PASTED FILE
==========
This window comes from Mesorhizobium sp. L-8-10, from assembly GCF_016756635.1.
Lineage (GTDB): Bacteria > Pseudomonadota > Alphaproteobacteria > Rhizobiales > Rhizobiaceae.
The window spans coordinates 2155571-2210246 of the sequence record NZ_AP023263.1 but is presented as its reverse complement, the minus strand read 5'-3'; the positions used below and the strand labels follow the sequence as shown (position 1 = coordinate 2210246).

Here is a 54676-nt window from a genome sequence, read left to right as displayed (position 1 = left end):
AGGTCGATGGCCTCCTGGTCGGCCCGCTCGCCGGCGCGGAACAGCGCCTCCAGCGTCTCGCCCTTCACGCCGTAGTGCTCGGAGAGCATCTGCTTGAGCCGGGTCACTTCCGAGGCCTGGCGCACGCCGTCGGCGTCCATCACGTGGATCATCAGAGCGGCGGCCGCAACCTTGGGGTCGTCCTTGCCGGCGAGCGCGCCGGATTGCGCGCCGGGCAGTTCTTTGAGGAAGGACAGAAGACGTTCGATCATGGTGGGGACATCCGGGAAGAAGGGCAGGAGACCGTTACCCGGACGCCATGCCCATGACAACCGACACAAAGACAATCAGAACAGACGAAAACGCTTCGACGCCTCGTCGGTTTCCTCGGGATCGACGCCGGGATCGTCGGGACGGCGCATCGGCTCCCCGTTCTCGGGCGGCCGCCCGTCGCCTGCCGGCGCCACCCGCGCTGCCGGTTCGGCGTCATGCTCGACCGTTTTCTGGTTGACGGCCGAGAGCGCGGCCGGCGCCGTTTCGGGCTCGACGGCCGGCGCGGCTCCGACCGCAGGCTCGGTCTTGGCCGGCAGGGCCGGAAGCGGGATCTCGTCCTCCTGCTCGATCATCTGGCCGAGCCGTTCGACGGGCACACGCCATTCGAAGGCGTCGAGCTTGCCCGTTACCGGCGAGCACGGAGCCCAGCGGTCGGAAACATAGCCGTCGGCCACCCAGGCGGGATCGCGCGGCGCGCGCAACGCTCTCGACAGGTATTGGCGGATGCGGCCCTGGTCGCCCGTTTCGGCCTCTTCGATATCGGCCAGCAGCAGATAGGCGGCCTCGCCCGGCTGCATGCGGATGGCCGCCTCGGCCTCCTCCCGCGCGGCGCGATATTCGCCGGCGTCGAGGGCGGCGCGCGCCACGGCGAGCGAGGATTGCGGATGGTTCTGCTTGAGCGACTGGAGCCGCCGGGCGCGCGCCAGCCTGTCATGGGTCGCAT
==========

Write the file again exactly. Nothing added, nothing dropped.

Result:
This window comes from Mesorhizobium sp. L-8-10, from assembly GCF_016756635.1.
Lineage (GTDB): Bacteria > Pseudomonadota > Alphaproteobacteria > Rhizobiales > Rhizobiaceae.
The window spans coordinates 2155571-2210246 of the sequence record NZ_AP023263.1 but is presented as its reverse complement, the minus strand read 5'-3'; the positions used below and the strand labels follow the sequence as shown (position 1 = coordinate 2210246).

Here is a 54676-nt window from a genome sequence, read left to right as displayed (position 1 = left end):
AGGTCGATGGCCTCCTGGTCGGCCCGCTCGCCGGCGCGGAACAGCGCCTCCAGCGTCTCGCCCTTCACGCCGTAGTGCTCGGAGAGCATCTGCTTGAGCCGGGTCACTTCCGAGGCCTGGCGCACGCCGTCGGCGTCCATCACGTGGATCATCAGAGCGGCGGCCGCAACCTTGGGGTCGTCCTTGCCGGCGAGCGCGCCGGATTGCGCGCCGGGCAGTTCTTTGAGGAAGGACAGAAGACGTTCGATCATGGTGGGGACATCCGGGAAGAAGGGCAGGAGACCGTTACCCGGACGCCATGCCCATGACAACCGACACAAAGACAATCAGAACAGACGAAAACGCTTCGACGCCTCGTCGGTTTCCTCGGGATCGACGCCGGGATCGTCGGGACGGCGCATCGGCTCCCCGTTCTCGGGCGGCCGCCCGTCGCCTGCCGGCGCCACCCGCGCTGCCGGTTCGGCGTCATGCTCGACCGTTTTCTGGTTGACGGCCGAGAGCGCGGCCGGCGCCGTTTCGGGCTCGACGGCCGGCGCGGCTCCGACCGCAGGCTCGGTCTTGGCCGGCAGGGCCGGAAGCGGGATCTCGTCCTCCTGCTCGATCATCTGGCCGAGCCGTTCGACGGGCACACGCCATTCGAAGGCGTCGAGCTTGCCCGTTACCGGCGAGCACGGAGCCCAGCGGTCGGAAACATAGCCGTCGGCCACCCAGGCGGGATCGCGCGGCGCGCGCAACGCTCTCGACAGGTATTGGCGGATGCGGCCCTGGTCGCCCGTTTCGGCCTCTTCGATATCGGCCAGCAGCAGATAGGCGGCCTCGCCCGGCTGCATGCGGATGGCCGCCTCGGCCTCCTCCCGCGCGGCGCGATATTCGCCGGCGTCGAGGGCGGCGCGCGCCACGGCGAGCGAGGATTGCGGATGGTTCTGCTTGAGCGACTGGAGCCGCCGGGCGCGCGCCAGCCTGTCATGGGTCGCAT